Pine treated the reporter as if she was one of those stupid chirpy birds that accompanies Snow White through the forest.  At the same time, however, Pine was pissed off that the reporter had the gall to “hound” her and catch her off guard, grabbing an interview when Pine was sick and vulnerable.

Pine writes: “But her questions were so biased and sophomoric—although she appeared to admire that I had committed some sort of radical feminist act, which was not in this context at all my intention—that it became clear that the goal of the article was to explore/create a controversy where there was none.”

If you see this woman, DO NOT ask about her in-class breastfeeding. (Image courtesy of American University via Slate.com)

If you see this woman, DO NOT ask about her in-class breastfeeding. (Image courtesy of American University via Slate.com)

I’m sorry, but Pine didn’t have to be such an asshole about the woman who interviewed her.  If her questions were sophomoric, maybe Pine, as a professor, could educate her.  Fine, if you don’t want to be the darling of a movement you want no part of, but then why didn’t you explain your position and the bias that incensed you.  Professors are hired for teachable moments aren’t they?  She doesn’t work in the Bursar’s office; she’s hired to teach.  The class she breastfed in was called Sex, Gender and Culture.  Why not use the situation to speak critically about culture, instead of about the student reporter?

So, Professor Pine, I don’t care who you show your nipples to, but I care about how you treat other women who are trying to make their way through the world, just like you once did.

What do you ya’ll think? Let’s engage in rousing debate before the weekend comes, and I have to come up with something fun for the kids to do.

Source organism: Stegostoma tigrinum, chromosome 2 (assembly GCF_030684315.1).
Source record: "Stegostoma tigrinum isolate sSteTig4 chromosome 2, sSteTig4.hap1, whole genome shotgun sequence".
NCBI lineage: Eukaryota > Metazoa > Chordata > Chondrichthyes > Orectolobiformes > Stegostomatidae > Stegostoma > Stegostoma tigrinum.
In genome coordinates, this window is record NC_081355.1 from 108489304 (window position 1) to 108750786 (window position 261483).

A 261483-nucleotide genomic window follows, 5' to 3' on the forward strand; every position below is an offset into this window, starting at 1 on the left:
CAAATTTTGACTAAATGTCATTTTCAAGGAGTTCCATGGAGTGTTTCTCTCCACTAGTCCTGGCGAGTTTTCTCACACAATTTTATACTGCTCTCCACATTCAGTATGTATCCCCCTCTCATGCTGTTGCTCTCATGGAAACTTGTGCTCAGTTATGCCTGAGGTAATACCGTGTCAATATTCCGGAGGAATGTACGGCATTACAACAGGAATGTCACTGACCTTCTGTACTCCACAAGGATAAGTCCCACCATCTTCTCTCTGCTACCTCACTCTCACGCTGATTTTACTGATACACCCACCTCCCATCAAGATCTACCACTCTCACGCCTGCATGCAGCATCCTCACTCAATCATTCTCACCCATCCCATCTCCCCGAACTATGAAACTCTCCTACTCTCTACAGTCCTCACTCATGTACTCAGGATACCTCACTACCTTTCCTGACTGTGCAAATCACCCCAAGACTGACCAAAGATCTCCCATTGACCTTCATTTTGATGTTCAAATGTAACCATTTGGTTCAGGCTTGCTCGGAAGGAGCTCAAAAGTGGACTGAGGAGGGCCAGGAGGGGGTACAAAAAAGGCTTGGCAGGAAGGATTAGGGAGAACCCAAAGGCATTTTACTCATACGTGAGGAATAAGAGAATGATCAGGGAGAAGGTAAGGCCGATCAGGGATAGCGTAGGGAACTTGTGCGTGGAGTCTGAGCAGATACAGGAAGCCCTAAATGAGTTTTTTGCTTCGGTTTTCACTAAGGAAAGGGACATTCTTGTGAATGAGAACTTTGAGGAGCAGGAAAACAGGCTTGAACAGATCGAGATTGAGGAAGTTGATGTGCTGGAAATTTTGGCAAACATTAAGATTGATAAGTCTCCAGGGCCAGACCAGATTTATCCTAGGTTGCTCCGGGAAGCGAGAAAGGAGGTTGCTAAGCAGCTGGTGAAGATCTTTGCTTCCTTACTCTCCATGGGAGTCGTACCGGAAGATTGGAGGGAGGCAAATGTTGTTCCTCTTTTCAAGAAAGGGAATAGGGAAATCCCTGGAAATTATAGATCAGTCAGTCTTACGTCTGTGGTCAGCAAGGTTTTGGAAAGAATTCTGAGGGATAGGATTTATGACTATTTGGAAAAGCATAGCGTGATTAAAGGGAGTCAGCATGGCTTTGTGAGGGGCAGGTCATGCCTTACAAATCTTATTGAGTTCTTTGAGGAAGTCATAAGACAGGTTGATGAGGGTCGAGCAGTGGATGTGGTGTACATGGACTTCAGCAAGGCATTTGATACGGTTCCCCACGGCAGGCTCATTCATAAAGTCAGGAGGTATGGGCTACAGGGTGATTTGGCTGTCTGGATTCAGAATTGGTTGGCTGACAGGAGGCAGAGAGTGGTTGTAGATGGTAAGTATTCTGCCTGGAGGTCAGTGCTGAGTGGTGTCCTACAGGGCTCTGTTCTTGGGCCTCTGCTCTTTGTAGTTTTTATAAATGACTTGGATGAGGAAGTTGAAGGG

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41 thoughts on “How I Walk The Lactivist Line: Support Choice and Breastfeed On 1 Side

  1. First, I could care less about the whole nursing idea. It’s so personal, yet so many want to make others conform to their idea of what is acceptable and not. I thought this was a free country, at least when it comes to personal behavior.

    But here, in this best of all possible worlds, it is certain that we will hurt each others. At least their feelings. The reporter you describe through the words of the professor communicated an agenda to the subject of her interview without disclosing it openly. This puts the subject into a defensive posture that is unlikely to produce a truthful response on the part of the subject.

    The interviewer will either learn that she didn’t get the most accurate portrayal of her subject, and she gets to ask herself, or perhaps her editor will ask, is the objective to report the truth, or is it her objective to report a reaction to a manipulative line of questioning.

    Truly an situation for learning, or as we say it in my circles, AFGO. Another F**king Growth Opportunity.